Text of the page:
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Re: [DotGNU]DotGNU and business

From: Boris Kolar
Subject: Re: [DotGNU]DotGNU and business
Date: Tue, 9 Jul 2002 20:29:59 +0200

> > I suppose that is to be expected when you try and mix politics with
> > commercial business plans for a Free Software base.
> I'm now convinced that it's better not to mix them up.

I think a good business model is essential to success. Note that proprietary 
software often provides better quality than free
software. For example: Linux is still not better (or at least not 
*significantly* better) than Windows.

In the area of entertainment (like computer gaming), free software is a clear 
looser. Still, I can see possibility for progress even
there: US Army released a freeware (but not free) game "America's Army" a few 
days ago, which is quite good and is becoming very
popular very fast. There is no fundamental reason why army wouldn't help 
finance development of a free 3d engine, just to name one

> However, the events that caused most of the "core group" of
> FreeDevelopers to become totally and permanently frustrated
> with the person who made all the decisions in FreeDevelopers,

I always had the impression, that FreeDevelopers is a democratic entity without 
a single person making all decisions. And if it's
not, it should be - I believe having something like FreeDevelopers is a very 
good idea.

> Here are the three main goals of the DotGNU project:

One of the important goals should be to provide interoperability between java 
and .net. That would be a huge competitive advantage.

> working on Free Software.  I have plans for starting an
> organisation which can replace FreeDevelopers in this respect.)

Great! Commercial aspects are cruical to success, as we have all seen so many 
times. I was thinking in this direction:

Let's introduce a new license (with RMS's blessing, I hope), that is free and 
compatible with GPL (I call it CGPL, C=Commercial, for
now). With addition that users ("members" of free software community) would 
have to contribute at least 1% of their income (or
nothing if their income is too low) to enjoy extra benefits, like free 
SourceForge-like account, MSPassport-like (but better!)
service, community support, newsletters, free web hosting and mail address, 
etc. Basically, the idea is:
- if you want to be a member, you should donate at least 1% of your income to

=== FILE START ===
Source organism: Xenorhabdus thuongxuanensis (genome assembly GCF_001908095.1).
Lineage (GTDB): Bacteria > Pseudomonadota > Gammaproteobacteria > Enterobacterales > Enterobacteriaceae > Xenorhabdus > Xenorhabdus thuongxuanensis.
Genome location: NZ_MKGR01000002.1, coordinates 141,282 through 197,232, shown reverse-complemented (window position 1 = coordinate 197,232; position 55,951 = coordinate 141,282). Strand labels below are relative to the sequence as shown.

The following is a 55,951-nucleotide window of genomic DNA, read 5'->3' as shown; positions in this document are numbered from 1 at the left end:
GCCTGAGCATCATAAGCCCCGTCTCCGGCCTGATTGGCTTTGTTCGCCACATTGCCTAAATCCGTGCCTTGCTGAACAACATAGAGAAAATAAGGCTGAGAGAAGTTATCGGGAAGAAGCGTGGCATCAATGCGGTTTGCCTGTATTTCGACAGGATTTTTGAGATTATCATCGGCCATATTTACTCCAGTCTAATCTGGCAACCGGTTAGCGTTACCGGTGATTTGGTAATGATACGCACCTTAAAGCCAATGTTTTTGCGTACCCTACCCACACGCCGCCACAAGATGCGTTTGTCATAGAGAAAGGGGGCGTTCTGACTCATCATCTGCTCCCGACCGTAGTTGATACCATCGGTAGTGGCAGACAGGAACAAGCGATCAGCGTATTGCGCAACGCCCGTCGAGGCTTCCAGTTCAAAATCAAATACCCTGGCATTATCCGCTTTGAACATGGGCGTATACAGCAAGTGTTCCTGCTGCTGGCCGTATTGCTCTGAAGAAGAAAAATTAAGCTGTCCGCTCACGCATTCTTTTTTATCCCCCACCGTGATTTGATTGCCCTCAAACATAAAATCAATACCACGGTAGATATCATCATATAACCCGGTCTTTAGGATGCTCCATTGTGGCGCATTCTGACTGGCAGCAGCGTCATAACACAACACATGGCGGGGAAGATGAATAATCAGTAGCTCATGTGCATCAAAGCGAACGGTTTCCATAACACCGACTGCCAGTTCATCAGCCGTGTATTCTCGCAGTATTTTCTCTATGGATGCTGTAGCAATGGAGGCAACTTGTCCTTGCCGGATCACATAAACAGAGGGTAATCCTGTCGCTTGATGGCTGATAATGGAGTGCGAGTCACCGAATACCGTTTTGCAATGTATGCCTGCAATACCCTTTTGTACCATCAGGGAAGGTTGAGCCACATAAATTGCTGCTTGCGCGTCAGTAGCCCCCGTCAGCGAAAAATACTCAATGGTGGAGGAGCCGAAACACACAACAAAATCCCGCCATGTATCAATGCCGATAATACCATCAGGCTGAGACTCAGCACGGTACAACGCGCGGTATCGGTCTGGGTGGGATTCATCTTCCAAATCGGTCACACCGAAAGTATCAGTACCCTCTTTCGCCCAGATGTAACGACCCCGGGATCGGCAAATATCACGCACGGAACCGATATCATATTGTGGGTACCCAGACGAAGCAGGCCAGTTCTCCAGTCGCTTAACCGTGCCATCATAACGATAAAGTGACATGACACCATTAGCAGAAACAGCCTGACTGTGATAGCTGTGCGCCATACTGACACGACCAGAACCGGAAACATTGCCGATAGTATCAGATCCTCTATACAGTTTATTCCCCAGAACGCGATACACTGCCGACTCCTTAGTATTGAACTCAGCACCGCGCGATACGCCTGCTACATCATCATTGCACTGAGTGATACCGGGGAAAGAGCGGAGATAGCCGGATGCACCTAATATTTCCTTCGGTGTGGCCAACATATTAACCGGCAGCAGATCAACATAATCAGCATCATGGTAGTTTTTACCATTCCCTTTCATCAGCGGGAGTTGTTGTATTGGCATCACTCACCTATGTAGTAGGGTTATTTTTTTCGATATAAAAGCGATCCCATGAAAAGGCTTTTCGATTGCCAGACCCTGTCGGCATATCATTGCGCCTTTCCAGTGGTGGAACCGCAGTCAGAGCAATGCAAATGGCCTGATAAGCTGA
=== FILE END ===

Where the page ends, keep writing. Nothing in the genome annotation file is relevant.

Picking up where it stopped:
the community (or nothing if your income is low);
salaries are not checked, so it's purely a moral obligation; the amount of any 
member's donation is kept secret by default
- every member would have a moral obligation to distribute "virtual dollars" 
(which he has infinite) to projects he would like to
support; distribution of virtual dollars is totally anonymous; real money is 
distributed to projects in the same proportion as
virtual dollars; default value is decided by developer
- if you want support for *any* free software (under license CGPL), you should 
be a member, so members get all, non-members nothing;
you can't get support for just one CGPL product (or at least members should 
have higher priority for support)
- if you're caught violating membership agreement (for example, if Bill Gates 
becomes a member and donates only $100 monthly, which
is obviously less than 1% of his income), the community has the right to 
publicly label that person immoral (the trick is that
member must agree to that definition of morality to join the community).
- if you want to be known as *supporter* of free software community, you should 
be a member; you can't claim to "support" free
software without being a member; this would prevent comanies saying they 
"support" free software but in reality only offer
proprietary software and never contribute anything to community
- you can use CGPL software in proprietary software, but in this case, you must 
pay the author *real* (not virtual) dollars to
obtain the license; the license cost is decided by author and stated in virtual 
dollars; by default: v$1 (1 virtual dollar) = $1

Of course, the community would also do other business activities, like buying 
copyright of proprietary software and transform it to
GPL (or CGPL), doing business with goverments, etc.

Just think about what a global community of highly-motivated developers could 
do! We can then start making Star Trek real!

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